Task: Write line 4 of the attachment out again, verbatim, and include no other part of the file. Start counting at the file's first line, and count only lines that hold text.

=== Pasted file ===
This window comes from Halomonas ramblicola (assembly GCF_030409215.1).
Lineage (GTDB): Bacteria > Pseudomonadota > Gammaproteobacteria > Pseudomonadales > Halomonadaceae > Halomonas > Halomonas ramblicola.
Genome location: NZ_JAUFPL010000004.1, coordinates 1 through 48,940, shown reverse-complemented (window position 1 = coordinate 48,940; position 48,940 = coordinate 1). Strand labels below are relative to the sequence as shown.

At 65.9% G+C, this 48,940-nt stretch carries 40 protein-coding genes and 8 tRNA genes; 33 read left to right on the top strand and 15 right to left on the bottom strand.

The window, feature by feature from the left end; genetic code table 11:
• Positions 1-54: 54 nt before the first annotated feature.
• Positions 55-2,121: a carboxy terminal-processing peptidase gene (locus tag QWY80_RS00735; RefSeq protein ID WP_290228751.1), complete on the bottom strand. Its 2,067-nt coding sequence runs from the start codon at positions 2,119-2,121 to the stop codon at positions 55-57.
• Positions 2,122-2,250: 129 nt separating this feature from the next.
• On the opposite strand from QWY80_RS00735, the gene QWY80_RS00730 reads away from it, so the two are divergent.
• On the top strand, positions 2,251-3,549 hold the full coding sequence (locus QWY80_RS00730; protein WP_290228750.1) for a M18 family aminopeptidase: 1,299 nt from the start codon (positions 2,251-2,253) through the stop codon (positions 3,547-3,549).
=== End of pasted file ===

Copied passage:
At 65.9% G+C, this 48,940-nt stretch carries 40 protein-coding genes and 8 tRNA genes; 33 read left to right on the top strand and 15 right to left on the bottom strand.